Diestro smiled, but Grollman could not tell if he understood the question. “Call me Gabby.”
“Thank God it’s not Ishmael. You like the bulls?” Grollman saw a swirl of magenta. He was convulsed by a storm of mixed literary metaphors.
“You’ll do the osmolalities,” said Gabby unaffected by Grollman’s cultural confusion.
Grollman recombobulated himself and so missed Diestro’s command. “Milt said I should find something to do in here. Got any idea what he meant?”
“You have Alport’s syndrome? I said do the osmolalities.”
Grollman figured he was referring to deafness rather than renal disease and got pissed off, but he didn’t say anything.
“I’m not just talking about ordinary osmolalities either. I mean micro-osmolalities. Ten nanoliters. Use that.” He pointed and a wooden box which was just behind Grollman. “Harvey will teach you how.” He then pointed to a 35 year old man who was smoking a cigarette while peering into the innermost of the three microscopes, which was surrounded by bilious smoke. Harvey gave no sign he heard Gabby’s pronunciamento. Gabby resumed his intense contemplative pacing leaving Grollman standing in the middle of the lab like a floor lamp with a burned out bulb.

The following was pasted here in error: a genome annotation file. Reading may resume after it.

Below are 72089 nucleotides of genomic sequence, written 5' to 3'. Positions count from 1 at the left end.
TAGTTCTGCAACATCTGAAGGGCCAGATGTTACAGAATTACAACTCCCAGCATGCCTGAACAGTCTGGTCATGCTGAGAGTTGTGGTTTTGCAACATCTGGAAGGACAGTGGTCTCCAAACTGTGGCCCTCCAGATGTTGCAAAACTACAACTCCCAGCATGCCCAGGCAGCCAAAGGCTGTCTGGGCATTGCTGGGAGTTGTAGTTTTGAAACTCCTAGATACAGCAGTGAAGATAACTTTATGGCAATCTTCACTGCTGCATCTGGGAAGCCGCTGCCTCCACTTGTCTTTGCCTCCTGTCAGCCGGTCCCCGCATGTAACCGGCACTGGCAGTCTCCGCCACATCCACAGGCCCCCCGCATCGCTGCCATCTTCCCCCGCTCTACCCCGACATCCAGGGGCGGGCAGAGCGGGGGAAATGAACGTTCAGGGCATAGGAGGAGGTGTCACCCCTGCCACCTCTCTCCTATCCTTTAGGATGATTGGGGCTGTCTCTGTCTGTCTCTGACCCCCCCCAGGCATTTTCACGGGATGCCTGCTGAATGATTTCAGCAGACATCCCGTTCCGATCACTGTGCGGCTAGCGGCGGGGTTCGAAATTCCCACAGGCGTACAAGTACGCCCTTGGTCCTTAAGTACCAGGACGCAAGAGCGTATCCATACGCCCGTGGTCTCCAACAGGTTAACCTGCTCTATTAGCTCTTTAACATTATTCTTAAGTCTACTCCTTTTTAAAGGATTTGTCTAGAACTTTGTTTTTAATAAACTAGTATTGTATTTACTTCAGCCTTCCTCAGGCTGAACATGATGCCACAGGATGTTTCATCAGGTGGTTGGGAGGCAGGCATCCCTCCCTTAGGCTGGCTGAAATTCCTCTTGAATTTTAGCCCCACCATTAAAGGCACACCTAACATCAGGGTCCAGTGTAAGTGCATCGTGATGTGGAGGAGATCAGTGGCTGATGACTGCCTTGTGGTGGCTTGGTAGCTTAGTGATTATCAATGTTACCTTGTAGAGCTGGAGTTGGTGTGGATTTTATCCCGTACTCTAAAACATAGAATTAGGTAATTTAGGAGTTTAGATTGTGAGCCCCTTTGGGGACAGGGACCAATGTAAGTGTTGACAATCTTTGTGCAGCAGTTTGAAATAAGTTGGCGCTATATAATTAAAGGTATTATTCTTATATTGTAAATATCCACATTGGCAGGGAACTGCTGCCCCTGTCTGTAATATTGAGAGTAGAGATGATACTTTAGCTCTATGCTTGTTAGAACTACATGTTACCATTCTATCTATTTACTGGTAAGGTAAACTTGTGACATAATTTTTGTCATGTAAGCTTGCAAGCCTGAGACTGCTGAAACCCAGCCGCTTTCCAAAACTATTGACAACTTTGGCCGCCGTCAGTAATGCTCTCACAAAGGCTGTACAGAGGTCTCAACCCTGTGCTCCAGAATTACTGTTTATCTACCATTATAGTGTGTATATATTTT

After 20 minutes, which seemed like at least 20 minutes, he left the lab. The only other place in the medical center that he could find was the cafeteria. So he went back to it hoping it would be open, though it was still a little early for lunch. It was. There was one person sitting at a table; it was black Milton, the policeman or security guard or whatever he was. He saw Grollman before Grollman saw him and waved at his former client while grinning like a desert sunset. Grollman walked to the table and sat down across from him.